Bodies lay discarded on the road like rubbish, witness tells SAHRC hearing of 'orchestrated insurrection'

Pietermaritzburg and Midlands Chamber of Business head Melanie Veness was close to tears as she recounted scenes of atrocities committed during the height of civil unrest in the city in July.
Pietermaritzburg and Midlands Chamber of Business head Melanie Veness was close to tears as she recounted scenes of atrocities committed during the height of civil unrest in the city in July.
Image: SAHRC

Barnsley Road in Pietermaritzburg resembled a “war zone”, with dead bodies lying twisted on the ground on the adjacent river bank and all but one business completely looted and burnt.

This was the testimony of Pietermaritzburg and Midlands Chamber of Business CEO Melanie Veness on Thursday before the Human Rights Commission, which is probing the devastating rioting in KwaZulu-Natal which left 300 people dead and caused damage estimated to run into billions of rand.

Veness told the commission that on the day she went to Barnsley Road “it just didn’t seem real”.

“It was complete devastation ... it was not just about looting ... it was about destroying.”

She said she had no doubt that the violence was a “well-planned insurrection” because of the modus operandi. “People first disabled the water sprinkling systems so that fires could not be put out. They brought petrol with them and then they spray painted on walls ... they destroyed everything and then defecated all over the place.

“I walked past young bodies ... it was terrible. That was someone’s son — the same age as my son — and they were not going home.”

Barnsley Road serves the large township of Edendale.

She said among the businesses looted and burnt were the China Mall, Makro, South African Breweries and Asmals.

“It looked like a bomb had gone off,” Veness said.

The bodies “discarded like rubbish” had no visible injuries and she could not say whether they had been killed in a stampede, died of over-indulgence of looted alcohol, or had succumbed to the cold weather overnight.

“But it made me wonder what kind of people, whoever were behind this, would allow this to happen with no concern for the consequences for the people caught up and killed, and for the people who lost their livelihoods.

“It was a nightmare to stand there and say 'this is our city'.”

Among the messages spray painted on walls and vehicles, were “Zuma is the best president”. “Free Zuma”, “F... all white people” and expletives about white monopoly capital.

A message on a truck proclaimed “Ramaphosa must go back to Venda”.

Veness said to this day, no politician had heeded her plea to “stand” with her, and denounce the violence to help build trust, especially in light of the fact that there was no police presence during the violence.

She said intelligence from some businesses, members of the chamber, and from shop floors, was that some politicians agreed with what was happening.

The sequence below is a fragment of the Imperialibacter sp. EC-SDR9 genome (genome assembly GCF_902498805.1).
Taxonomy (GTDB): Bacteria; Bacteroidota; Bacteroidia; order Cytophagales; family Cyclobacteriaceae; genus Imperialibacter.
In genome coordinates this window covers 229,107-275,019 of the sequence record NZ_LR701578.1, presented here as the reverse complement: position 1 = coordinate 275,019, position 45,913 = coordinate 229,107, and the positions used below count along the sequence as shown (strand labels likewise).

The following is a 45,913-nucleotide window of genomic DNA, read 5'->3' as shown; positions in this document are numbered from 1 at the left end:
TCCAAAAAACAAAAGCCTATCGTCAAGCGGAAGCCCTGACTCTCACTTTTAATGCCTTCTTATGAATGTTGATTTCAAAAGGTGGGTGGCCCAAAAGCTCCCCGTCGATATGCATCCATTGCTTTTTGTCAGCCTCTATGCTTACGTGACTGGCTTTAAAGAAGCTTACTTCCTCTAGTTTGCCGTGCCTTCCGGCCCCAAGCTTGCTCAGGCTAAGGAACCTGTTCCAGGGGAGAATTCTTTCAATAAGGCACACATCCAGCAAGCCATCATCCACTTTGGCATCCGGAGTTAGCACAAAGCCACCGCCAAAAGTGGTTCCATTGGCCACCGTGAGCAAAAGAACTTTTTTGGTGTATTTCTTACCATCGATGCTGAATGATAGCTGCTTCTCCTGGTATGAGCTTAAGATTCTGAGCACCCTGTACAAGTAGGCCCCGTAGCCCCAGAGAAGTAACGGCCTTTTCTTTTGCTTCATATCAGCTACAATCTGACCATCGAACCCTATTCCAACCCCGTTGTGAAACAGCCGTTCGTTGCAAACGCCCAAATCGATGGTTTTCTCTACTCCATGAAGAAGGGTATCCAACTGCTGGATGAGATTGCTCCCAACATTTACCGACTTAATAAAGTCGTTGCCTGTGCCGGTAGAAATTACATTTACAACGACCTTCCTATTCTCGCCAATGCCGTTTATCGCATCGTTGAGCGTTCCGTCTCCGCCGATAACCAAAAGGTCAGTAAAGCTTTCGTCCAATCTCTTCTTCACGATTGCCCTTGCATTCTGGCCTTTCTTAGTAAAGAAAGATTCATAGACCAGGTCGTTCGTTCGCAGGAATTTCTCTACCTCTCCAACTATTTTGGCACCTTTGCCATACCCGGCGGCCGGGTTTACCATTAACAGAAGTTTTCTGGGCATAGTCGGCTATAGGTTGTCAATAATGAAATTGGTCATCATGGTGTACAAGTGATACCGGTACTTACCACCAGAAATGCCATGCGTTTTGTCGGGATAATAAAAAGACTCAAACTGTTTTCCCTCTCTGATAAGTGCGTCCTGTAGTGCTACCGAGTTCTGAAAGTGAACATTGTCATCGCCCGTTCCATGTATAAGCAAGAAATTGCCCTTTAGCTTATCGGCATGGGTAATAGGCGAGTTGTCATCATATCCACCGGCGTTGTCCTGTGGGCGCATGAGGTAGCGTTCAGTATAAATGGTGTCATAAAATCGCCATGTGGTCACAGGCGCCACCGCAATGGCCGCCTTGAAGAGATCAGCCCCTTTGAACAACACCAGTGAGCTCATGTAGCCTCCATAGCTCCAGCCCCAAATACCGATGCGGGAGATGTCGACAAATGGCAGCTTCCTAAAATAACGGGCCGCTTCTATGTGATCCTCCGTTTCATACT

“The owner of one business which was destroyed said he was told by a councillor that he mustn’t worry, he would make sure he got a good contract from the city and he would be rich beyond his wildest dreams,” she said.

She said police officers had told her that they had been instructed to stand down, and say that there was no teargas, which was not true.

There was now a trust deficit and many businesses which were affected by the violence were considering other options, which would worsen unemployment.

She knew of one small township entrepreneur who was now running his business from “under a tree”. She said many smaller businesses did not have insurance.

An added problem was that essential documents and title deeds were destroyed in the fires.

“I think the fundamental belief is that when someone attacks your business and home, there will be an adequate response from the government ... there was no response. 

“It was horrible awakening to the fact that you are completely alone.

“I don’t know what to say to people who have been paid out (by insurance) who are sitting with cash, that they should put it back? Is that a sound business decision to make?” she asked.

Palesa Phili, CEO  of the Durban Chamber of Commerce and Industry, also testified at the hearing on Thursday, agreeing that the SAPS were nowhere to be seen when the rioting was happening.

She said when she contacted the KwaZulu-Natal police commissioner on Saturday, July 10, after the N3 was blocked and trucks were being burnt, he had told her “the situation is out of control, the only way it can be controlled is to have the province declared a state of emergency”.

She said his phone, and that of his generals, were switched off from Sunday.

The commissioner's phone “didn’t even ring”.

On Monday evening, both she and Veness called police minister Bheki Cele “to make him aware that the situation was getting out of hand” and to “really plead” that the SANDF be deployed to the province.

“He said the SANDF was on its way ... we waited and waited for about two or three days.”

Phili agreed that the events of those days were an “insurrection” in the eyes of the business community.

“How do you mobilise so many people to be in one place at one time? It was a well-co-ordinated attack.”

She said it was painful to see the suffering.

“For example, the practice of a dentist, a Dr Ngubane, was targeted. They took his sinks and equipment. Informal hair salons were targeted, their sinks and hair dryers were taken. What were the looters going to do with these things?

The commission, chaired by Andre Gaum, with commissioners Chris Nissen and Philile Ntuli, is expected on Friday to do on-site inspections of areas in KwaZulu-Natal where people were attacked, allegedly as a result of racial profiling, at community road blocks.